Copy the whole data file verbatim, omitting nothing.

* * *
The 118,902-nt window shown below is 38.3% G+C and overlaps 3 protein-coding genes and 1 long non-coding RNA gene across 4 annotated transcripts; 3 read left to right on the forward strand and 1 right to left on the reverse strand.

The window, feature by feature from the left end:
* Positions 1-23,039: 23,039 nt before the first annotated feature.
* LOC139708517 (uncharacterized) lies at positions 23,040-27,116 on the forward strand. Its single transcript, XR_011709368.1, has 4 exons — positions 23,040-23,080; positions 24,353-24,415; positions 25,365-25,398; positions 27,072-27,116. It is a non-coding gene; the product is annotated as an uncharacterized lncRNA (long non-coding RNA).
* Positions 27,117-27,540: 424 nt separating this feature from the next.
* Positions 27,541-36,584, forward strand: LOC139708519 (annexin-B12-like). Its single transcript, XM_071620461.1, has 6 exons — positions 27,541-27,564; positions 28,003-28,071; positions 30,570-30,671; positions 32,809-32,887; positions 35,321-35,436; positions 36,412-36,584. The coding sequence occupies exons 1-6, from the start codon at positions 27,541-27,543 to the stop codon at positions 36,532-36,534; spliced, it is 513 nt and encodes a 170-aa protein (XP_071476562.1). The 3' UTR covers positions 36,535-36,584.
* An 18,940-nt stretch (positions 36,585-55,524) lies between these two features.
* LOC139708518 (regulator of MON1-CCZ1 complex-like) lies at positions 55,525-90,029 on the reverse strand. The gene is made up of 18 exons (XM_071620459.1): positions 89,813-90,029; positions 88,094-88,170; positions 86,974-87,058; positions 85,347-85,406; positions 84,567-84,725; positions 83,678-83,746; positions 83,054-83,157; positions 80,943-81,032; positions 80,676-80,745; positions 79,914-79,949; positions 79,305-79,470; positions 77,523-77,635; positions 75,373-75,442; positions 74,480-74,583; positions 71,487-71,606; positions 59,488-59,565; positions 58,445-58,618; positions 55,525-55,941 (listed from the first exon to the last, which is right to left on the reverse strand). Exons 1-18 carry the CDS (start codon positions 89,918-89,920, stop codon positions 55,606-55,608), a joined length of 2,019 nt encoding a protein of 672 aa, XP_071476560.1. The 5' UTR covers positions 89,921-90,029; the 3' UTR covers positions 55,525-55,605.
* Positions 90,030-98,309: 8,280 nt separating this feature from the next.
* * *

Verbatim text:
The 118,902-nt window shown below is 38.3% G+C and overlaps 3 protein-coding genes and 1 long non-coding RNA gene across 4 annotated transcripts; 3 read left to right on the forward strand and 1 right to left on the reverse strand.

The window, feature by feature from the left end:
* Positions 1-23,039: 23,039 nt before the first annotated feature.
* LOC139708517 (uncharacterized) lies at positions 23,040-27,116 on the forward strand. Its single transcript, XR_011709368.1, has 4 exons — positions 23,040-23,080; positions 24,353-24,415; positions 25,365-25,398; positions 27,072-27,116. It is a non-coding gene; the product is annotated as an uncharacterized lncRNA (long non-coding RNA).
* Positions 27,117-27,540: 424 nt separating this feature from the next.
* Positions 27,541-36,584, forward strand: LOC139708519 (annexin-B12-like). Its single transcript, XM_071620461.1, has 6 exons — positions 27,541-27,564; positions 28,003-28,071; positions 30,570-30,671; positions 32,809-32,887; positions 35,321-35,436; positions 36,412-36,584. The coding sequence occupies exons 1-6, from the start codon at positions 27,541-27,543 to the stop codon at positions 36,532-36,534; spliced, it is 513 nt and encodes a 170-aa protein (XP_071476562.1). The 3' UTR covers positions 36,535-36,584.
* An 18,940-nt stretch (positions 36,585-55,524) lies between these two features.
* LOC139708518 (regulator of MON1-CCZ1 complex-like) lies at positions 55,525-90,029 on the reverse strand. The gene is made up of 18 exons (XM_071620459.1): positions 89,813-90,029; positions 88,094-88,170; positions 86,974-87,058; positions 85,347-85,406; positions 84,567-84,725; positions 83,678-83,746; positions 83,054-83,157; positions 80,943-81,032; positions 80,676-80,745; positions 79,914-79,949; positions 79,305-79,470; positions 77,523-77,635; positions 75,373-75,442; positions 74,480-74,583; positions 71,487-71,606; positions 59,488-59,565; positions 58,445-58,618; positions 55,525-55,941 (listed from the first exon to the last, which is right to left on the reverse strand). Exons 1-18 carry the CDS (start codon positions 89,918-89,920, stop codon positions 55,606-55,608), a joined length of 2,019 nt encoding a protein of 672 aa, XP_071476560.1. The 5' UTR covers positions 89,921-90,029; the 3' UTR covers positions 55,525-55,605.
* Positions 90,030-98,309: 8,280 nt separating this feature from the next.